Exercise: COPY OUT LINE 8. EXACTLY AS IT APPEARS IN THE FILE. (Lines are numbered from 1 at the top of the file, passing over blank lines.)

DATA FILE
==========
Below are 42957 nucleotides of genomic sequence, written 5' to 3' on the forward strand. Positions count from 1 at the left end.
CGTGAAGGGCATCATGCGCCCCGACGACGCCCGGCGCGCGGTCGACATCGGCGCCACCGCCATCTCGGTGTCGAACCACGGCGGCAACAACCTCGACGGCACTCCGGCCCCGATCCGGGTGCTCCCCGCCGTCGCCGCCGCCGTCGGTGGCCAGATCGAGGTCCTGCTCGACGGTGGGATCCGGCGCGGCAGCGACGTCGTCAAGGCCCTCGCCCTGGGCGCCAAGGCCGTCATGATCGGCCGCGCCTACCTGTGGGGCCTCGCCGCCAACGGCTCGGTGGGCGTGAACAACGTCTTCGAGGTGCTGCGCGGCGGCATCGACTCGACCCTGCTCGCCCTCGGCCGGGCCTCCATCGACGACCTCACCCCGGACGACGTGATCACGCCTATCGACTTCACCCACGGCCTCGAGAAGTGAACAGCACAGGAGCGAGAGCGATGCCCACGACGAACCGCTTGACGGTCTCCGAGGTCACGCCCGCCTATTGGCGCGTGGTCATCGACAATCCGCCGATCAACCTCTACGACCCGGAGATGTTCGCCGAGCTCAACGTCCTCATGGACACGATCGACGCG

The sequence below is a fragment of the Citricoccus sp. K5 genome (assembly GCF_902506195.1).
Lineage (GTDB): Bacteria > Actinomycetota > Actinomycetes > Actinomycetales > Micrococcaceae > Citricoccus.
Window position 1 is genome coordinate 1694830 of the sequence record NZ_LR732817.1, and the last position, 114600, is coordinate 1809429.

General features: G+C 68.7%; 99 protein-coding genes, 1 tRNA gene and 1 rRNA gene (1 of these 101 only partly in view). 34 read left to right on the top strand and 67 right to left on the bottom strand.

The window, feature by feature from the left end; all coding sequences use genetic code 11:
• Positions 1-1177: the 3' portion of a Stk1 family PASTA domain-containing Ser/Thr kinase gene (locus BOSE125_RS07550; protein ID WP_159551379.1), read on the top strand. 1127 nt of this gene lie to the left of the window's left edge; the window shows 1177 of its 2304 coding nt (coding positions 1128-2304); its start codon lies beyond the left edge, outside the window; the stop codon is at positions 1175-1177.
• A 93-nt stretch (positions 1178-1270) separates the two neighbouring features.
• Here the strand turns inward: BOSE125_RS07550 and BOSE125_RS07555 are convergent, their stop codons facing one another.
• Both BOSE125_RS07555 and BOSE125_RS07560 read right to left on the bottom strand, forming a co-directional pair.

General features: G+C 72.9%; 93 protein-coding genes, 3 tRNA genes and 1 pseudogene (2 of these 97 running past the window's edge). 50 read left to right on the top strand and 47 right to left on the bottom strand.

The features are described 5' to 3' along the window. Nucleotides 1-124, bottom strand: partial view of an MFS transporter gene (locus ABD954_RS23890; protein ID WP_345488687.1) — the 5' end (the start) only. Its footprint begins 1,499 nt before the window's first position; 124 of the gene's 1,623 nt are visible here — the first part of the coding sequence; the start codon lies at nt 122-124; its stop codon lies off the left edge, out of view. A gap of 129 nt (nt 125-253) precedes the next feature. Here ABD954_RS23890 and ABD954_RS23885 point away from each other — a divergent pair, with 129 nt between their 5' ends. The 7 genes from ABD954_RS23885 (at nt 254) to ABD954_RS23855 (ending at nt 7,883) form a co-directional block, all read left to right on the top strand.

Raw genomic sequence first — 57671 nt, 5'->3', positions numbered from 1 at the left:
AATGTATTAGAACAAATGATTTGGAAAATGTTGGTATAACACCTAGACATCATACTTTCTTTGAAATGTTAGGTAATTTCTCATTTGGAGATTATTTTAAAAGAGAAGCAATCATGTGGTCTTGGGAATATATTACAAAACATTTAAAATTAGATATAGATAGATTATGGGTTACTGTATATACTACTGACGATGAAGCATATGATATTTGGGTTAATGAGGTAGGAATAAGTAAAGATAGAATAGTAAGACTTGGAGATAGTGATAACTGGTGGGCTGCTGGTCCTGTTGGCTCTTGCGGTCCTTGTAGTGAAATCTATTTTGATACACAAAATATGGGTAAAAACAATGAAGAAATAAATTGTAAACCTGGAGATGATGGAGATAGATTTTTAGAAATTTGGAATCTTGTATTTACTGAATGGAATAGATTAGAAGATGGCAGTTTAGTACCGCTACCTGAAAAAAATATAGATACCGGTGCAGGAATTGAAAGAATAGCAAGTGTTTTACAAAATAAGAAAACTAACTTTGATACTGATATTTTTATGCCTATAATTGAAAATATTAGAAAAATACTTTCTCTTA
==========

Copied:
• Positions 1-1177: the 3' portion of a Stk1 family PASTA domain-containing Ser/Thr kinase gene (locus BOSE125_RS07550; protein ID WP_159551379.1), read on the top strand. 1127 nt of this gene lie to the left of the window's left edge; the window shows 1177 of its 2304 coding nt (coding positions 1128-2304); its start codon lies beyond the left edge, outside the window; the stop codon is at positions 1175-1177.